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SuPAR

suPAR, soluble urokinase-type plasminogen activator receptor, (NCBI Accession no. AAK31795) is the soluble form of uPAR. uPAR is a membrane bound receptor for uPA, otherwise known as urokinase as well as Vitronectin. suPAR results from the cleavage and release of membrane-bound uPAR. suPAR concentration positively correlates to the activation level of the immune system and is present in plasma, urine, blood, serum, and cerebrospinal fluid. suPAR is a marker of disease severity and aggressiveness.[1]

Molecular characteristics

suPAR has a secondary structure of 17 anti parallel β-sheets with 3 short α-helices. There are three homologous domains of suPAR: DI, DII, and DIII. In the comparison of cDNA sequences, DI differs from DII and DIII in its primary and tertiary structure, causing its distinct ligand binding properties.[1][2]

The GPI-anchor links uPAR to the cell membrane making it available for uPA binding. When uPA is bound to the receptor, there is cleavage between the GPI-anchor and DIII, forming suPAR.[3] There are three different suPAR forms: suPARI-III, suPARII-III, and suPARI. Of these three forms suPARII-III is known to be a chemotactic agent for promoting the immune system.[1]

Application

suPAR is a biomarker for activation of the inflammatory and immune systems. suPAR levels are positively correlated with pro-inflammatory biomarkers, such as tumor necrosis factor-α, leukocyte counts, and C-reactive protein. It has also been associated with organ damage in various diseases.[4][5][6] Elevated levels of suPAR are associated with increased risk of systemic inflammatory response syndrome (SIRS), cancer, Focal segmental glomerulosclerosis, cardiovascular disease, type 2 diabetes, infectious diseases, HIV, and mortality.[7] suPARnostic is a prognostic test used to detect suPAR levels in blood plasma.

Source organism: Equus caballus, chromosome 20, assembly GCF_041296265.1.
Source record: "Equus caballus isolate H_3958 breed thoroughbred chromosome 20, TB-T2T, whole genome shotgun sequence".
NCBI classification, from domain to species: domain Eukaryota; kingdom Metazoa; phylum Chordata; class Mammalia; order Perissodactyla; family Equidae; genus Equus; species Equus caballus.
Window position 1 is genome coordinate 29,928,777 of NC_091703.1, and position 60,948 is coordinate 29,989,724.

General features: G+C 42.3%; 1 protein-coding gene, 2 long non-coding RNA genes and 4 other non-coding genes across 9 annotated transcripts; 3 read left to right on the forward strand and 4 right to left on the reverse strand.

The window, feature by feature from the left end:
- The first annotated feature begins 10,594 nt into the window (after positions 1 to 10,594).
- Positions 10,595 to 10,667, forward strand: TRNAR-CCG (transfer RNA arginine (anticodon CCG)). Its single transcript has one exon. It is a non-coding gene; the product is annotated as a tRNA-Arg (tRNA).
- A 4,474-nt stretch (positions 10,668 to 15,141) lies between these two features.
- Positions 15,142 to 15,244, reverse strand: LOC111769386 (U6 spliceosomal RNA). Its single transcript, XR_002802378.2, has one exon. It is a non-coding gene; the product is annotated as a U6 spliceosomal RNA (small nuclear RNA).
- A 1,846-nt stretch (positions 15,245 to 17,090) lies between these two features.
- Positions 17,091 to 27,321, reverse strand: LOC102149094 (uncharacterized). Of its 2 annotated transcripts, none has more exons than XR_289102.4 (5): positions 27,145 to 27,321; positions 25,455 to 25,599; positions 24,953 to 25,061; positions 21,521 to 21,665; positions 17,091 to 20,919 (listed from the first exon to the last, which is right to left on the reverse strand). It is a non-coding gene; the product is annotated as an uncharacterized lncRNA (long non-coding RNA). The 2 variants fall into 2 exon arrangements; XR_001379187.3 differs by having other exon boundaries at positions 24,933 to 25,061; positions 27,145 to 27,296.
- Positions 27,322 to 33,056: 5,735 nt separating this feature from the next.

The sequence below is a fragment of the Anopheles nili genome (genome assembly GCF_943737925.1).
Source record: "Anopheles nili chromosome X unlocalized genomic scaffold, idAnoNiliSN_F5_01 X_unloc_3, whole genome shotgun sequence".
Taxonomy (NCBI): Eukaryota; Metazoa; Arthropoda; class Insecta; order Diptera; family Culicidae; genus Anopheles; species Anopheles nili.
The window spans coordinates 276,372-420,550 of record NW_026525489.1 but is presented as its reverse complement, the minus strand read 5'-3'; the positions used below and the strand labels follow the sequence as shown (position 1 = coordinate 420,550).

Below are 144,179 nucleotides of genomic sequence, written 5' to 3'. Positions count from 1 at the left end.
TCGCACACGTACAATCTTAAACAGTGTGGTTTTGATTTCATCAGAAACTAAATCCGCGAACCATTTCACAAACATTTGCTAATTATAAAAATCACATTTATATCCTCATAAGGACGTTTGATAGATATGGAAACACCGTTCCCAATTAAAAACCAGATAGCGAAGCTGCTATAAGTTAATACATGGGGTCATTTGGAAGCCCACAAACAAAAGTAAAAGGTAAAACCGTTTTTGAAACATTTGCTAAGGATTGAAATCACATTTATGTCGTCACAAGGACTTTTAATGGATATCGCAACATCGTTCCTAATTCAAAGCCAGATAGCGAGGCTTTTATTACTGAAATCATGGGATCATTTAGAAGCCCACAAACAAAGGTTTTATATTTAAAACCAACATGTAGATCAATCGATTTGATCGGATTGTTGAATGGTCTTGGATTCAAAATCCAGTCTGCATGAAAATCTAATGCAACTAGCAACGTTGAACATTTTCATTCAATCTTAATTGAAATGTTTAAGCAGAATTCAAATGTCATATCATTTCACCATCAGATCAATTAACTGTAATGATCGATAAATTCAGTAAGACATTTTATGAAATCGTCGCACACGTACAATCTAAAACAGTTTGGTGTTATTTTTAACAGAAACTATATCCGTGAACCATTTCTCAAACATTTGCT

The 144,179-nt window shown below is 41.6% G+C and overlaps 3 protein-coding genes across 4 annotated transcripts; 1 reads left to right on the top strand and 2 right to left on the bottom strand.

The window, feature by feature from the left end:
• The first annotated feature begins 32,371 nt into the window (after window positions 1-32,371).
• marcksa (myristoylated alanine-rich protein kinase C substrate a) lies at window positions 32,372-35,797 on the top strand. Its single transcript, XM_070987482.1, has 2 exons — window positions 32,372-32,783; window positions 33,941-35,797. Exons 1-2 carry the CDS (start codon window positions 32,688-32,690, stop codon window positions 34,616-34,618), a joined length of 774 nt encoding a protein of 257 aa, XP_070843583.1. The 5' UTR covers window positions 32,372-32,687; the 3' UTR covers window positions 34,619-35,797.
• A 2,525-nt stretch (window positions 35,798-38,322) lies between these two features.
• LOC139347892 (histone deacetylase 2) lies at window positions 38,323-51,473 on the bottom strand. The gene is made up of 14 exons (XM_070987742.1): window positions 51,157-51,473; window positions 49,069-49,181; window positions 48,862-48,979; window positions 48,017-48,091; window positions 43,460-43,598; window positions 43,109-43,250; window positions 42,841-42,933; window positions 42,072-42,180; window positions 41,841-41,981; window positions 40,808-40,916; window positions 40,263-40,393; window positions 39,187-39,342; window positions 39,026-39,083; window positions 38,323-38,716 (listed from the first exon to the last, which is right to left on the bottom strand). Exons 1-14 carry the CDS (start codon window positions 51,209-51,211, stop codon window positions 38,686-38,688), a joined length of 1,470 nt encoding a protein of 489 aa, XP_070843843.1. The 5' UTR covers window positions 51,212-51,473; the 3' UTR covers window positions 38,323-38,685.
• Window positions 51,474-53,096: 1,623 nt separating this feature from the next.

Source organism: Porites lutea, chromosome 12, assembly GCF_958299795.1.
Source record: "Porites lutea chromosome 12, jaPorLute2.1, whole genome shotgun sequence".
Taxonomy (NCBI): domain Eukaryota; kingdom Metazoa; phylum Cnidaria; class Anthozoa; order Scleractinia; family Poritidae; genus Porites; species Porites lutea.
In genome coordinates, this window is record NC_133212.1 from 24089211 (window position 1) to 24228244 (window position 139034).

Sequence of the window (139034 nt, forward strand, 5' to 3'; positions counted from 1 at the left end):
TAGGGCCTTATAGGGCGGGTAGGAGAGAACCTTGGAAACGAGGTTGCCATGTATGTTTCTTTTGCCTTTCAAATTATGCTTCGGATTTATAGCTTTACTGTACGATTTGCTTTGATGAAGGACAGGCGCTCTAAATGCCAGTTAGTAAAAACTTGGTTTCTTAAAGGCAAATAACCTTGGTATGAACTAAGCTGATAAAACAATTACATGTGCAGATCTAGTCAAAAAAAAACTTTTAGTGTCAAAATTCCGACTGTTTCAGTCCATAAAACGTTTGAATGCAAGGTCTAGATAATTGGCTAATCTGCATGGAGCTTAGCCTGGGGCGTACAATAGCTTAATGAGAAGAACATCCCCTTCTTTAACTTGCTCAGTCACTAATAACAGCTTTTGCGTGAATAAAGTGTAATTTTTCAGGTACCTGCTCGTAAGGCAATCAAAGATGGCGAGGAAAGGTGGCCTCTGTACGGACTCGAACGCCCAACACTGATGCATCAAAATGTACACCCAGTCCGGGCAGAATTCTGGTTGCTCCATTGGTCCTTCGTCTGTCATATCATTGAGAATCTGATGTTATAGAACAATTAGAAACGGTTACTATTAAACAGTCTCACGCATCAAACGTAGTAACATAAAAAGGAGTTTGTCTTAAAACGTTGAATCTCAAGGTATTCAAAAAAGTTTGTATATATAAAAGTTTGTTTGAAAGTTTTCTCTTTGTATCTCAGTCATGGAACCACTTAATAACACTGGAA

References

  1. ^ a b c Thunø, Maria; Macho, Betina; Eugen-Olsen, Jesper (2009). "SuPAR: The Molecular Crystal Ball". Disease Markers. 27: 157–72. doi:10.1155/2009/504294. 
  2. ^ M. Huang, A. P. Mazar, G. Parry, A. A.-R. “Higazi, A. Kuo and D. B. Cines. Crystallization of soluble urokinase receptor (suPAR) in complex with urokinase amino-terminal fragment (1-143)”. Acta Crystallographica (2005): D61 (6), 697-700.
  3. ^ "What is suPAR? | Quick Links". Suparnostic.com. Retrieved 2012-05-09. 
  4. ^ Enocsson, Helena; Wetterö, Jonas; Skogh, Thomas; Sjöwall, Christopher (2013). "Soluble urokinase plasminogen activator receptor levels reflect organ damage in systemic lupus erythematosus". Translational Research. 162 (5): 287–296. doi:10.1016/j.trsl.2013.07.003. PMID 23916811. 
  5. ^ Sjöwall, C; Martinsson, K; Cardell, K; Ekstedt, M; Kechagias, S (2014). "Soluble urokinase plasminogen activator receptor levels are associated with severity of fibrosis in non-alcoholic fatty liver disease". Translational Research. 165 (6): 658–66. doi:10.1016/j.trsl.2014.09.007. PMID 25445207. 
  6. ^ Hahm, E; et. al. (Dec 2016). "Bone marrow-derived immature myeloid cells are a main source of circulating suPAR contributing to proteinuric kidney disease". Nature Medicine. doi:10.1038/nm.4242. PMID 27941791. 
  7. ^ Eugen-Olsen, J. et al. "Circulating Soluble Urokinase Plasminogen Activator Receptor Predicts Cancer, Cardiovascular Disease, Diabetes and Mortality in the General Population."Journal of Internal Medicine (2010).